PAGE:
Radegg was a spur castle built around the year 1200 and destroyed around the year 1300. It is located high above the Wangental on a spur of the Rossberg which drops off steeply on three sides in Osterfingen in the municipality of Wilchingen.
Little is known about their origin and destruction nor about those who had built the castle, the barons von Radegg. This family is first mentioned in 1188 with a reference to Heinrich Scado. A knight Rudolf nobilis dictus Schade de Radegg is documented around the year 1225. In the 13th century there existed, in addition to the barons von Radegg, a second family of the same name. The bourgeois family Schad von Radegg settled in Schaffhausen in the Late Middle Ages. This makes it difficult to firmly assign individuals to the Ruins of Radegg. This baronial family died out in 1333. According to Johann Jakob Rüeger, chronicler of the history of Schaffhausen, the Randecker family was related to the lords of the castles of Burg Randeck, Randenburg and Schloss Randegg.
The remains of the walls still visible today were not built before 1200. Whether or not there was a previous wooden construction on this site cannot be excluded, but also cannot be demonstrated. The castle was presumably destroyed shortly after 1300. By whom and why is unclear. On the inside of the castle, the limestone has reddened, which is suggestive of a fire. One reason for the destruction could be that the von Radegg family had attempted to protect the Rheinau Abbey from the claims of the neighboring von Krenkingen family. In addition, arrowheads and crossbow bolts were discovered during excavations.
The castle was built along a line. It comprised a massive tower, a courtyard with a cistern and a second tower. The eastern defensive walls are up to four meters thick, whereas the southern walls facing the steep Wangental are only 2.8 meters thick. The building plan, which includes embossed corner blocks and massive stone blocks, is indicative of a construction date around 1200. The northeastern plateau is protected by ramparts and moats.In addition, there are still visible traces of earlier mining of materials.
Hiking trails lead from Osterfingen through the Wangental to Bad Osterfingen. It is a steep climb directly up to the ruins. The second path runs less steeply from Osterfingen through the Haartel Valley to the Rossberghof. From there it takes about 30 minutes to the ruins. The site is freely accessible with the proper caution. There is a rest area and fire pit at the ruins.References:
Royal Palace of Naples was one of the four residences near Naples used by the Bourbon Kings during their rule of the Kingdom of the Two Sicilies (1734-1860): the others were the palaces of Caserta, Capodimonte overlooking Naples, and the third Portici, on the slopes of Vesuvius.
Construction on the present building was begun in the 17th century by the architect Domenico Fontana. Intended to house the King Philip III of Spain on a visit never fulfilled to this part of his kingdom, instead it initially housed the Viceroy Fernando Ruiz de Castro, count of Lemos. By 1616, the facade had been completed, and by 1620, the interior was frescoed by Battistello Caracciolo, Giovanni Balducci, and Belisario Corenzio. The decoration of the Royal Chapel of Assumption was not completed until 1644 by Antonio Picchiatti.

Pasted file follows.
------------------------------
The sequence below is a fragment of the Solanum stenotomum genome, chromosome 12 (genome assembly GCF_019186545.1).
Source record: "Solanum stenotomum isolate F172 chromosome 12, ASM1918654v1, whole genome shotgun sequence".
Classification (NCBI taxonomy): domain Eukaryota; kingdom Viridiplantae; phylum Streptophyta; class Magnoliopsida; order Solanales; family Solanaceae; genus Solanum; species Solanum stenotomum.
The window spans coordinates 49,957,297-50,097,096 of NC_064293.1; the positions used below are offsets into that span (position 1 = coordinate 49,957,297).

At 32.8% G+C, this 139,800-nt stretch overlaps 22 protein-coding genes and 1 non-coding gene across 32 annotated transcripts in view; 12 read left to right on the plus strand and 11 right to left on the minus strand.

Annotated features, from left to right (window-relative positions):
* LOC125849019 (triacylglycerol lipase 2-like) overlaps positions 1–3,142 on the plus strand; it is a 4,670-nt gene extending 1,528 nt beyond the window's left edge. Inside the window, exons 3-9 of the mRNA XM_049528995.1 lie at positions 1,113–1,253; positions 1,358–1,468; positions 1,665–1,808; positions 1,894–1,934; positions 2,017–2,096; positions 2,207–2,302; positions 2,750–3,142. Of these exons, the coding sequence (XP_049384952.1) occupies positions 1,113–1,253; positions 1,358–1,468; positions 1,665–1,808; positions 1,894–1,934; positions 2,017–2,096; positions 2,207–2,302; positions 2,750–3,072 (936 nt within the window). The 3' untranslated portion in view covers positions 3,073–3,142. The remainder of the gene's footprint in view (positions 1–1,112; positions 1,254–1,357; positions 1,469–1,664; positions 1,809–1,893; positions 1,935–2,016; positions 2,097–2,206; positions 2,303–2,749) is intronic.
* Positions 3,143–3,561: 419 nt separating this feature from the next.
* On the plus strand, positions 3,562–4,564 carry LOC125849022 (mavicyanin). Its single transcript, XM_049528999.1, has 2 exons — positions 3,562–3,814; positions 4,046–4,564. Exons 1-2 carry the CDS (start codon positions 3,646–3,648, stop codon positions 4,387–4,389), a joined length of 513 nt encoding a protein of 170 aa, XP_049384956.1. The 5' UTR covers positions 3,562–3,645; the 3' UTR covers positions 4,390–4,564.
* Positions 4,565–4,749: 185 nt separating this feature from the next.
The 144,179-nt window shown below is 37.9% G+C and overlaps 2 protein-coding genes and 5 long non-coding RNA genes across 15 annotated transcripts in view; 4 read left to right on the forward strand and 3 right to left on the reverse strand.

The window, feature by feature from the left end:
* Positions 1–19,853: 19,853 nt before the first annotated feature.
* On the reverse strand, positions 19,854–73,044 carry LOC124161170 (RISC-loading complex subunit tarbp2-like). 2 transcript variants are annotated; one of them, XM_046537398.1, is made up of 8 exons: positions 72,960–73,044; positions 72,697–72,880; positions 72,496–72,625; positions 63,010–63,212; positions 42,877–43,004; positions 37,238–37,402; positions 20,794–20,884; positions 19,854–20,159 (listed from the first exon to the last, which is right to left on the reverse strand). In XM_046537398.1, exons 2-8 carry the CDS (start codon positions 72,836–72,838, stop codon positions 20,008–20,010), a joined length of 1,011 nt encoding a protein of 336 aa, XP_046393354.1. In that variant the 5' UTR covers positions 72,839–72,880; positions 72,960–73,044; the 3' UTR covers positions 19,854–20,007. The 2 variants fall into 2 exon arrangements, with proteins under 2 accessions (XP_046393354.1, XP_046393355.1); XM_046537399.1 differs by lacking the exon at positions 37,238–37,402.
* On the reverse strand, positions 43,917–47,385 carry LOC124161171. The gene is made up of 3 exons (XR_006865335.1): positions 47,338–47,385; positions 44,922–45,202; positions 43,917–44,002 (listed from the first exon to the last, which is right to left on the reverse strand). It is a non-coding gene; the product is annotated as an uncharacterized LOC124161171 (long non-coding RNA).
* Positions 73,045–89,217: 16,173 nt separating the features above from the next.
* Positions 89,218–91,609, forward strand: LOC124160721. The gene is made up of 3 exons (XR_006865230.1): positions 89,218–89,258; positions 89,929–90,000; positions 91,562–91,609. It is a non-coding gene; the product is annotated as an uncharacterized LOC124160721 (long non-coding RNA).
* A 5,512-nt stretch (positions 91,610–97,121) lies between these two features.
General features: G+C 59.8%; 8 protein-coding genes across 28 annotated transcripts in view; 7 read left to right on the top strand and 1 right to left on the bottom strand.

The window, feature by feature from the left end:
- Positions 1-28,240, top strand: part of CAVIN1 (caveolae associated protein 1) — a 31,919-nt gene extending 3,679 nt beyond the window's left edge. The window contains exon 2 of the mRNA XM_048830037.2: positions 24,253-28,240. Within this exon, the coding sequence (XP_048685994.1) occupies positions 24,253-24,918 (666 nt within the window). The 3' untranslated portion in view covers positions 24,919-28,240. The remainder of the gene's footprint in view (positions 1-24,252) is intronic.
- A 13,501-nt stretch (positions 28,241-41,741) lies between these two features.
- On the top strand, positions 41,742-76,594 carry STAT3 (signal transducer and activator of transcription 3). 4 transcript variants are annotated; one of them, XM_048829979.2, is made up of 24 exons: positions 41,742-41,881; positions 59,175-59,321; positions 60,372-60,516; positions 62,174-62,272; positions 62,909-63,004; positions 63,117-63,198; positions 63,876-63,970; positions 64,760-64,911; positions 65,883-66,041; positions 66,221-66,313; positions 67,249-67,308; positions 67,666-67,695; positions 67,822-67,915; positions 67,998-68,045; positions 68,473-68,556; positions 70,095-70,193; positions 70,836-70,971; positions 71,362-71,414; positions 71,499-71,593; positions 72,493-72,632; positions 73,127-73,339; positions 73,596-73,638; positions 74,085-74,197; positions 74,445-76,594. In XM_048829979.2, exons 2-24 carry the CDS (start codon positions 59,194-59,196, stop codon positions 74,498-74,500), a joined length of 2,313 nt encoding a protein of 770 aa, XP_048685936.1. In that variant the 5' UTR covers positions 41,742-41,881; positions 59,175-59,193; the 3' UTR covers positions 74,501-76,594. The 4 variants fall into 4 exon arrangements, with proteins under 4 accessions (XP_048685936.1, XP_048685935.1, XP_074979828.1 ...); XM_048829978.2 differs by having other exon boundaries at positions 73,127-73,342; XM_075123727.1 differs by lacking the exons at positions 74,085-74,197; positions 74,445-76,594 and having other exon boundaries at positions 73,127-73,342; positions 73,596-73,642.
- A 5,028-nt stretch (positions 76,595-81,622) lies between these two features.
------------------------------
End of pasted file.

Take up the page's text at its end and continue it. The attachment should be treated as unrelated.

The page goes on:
In 1734, with the arrival of Charles III of Spain to Naples, the palace became the royal residence of the Bourbons. On the occasion of his marriage to Maria Amalia of Saxony in 1738, Francesco De Mura and Domenico Antonio Vaccaro helped remodel the interior. Further modernization took place under Ferdinand I of the Two Sicilies. In 1768, on the occasion of his marriage to Maria Carolina of Austria, under the direction of Ferdinando Fuga, the great hall was rebuilt and the court theater added. During the second half of the 18th century, a 'new wing' was added, which in 1927 became the Vittorio Emanuele III National Library. By the 18th century, the royal residence was moved to Reggia of Caserta, as that inland town was more defensible from naval assault, as well as more distant from the often-rebellious populace of Naples.
During the Napoleonic occupation the palace was enriched by Joachim Murat and his wife, Caroline Bonaparte, with Neoclassic decorations and furnishings. However, a fire in 1837 damaged many rooms, and required restoration from 1838 to 1858 under the direction of Gaetano Genovese. Further additions of a Party Wing and a Belvedere were made in this period. At the corner of the palace with San Carlo Theatre, a new facade was created that obscured the viceroyal palace of Pedro de Toledo.
In 1922, it was decided to transfer here the contents of the National Library. The transfer of library collections was made by 1925.
The library suffered from bombing during World War II and the subsequent military occupation of the building caused serious damage. Today, the palace and adjacent grounds house the famous Teatro San Carlo, the smaller Teatrino di Corte (recently restored), the Biblioteca Nazionale Vittorio Emanuele III, a museum, and offices, including those of the regional tourist board.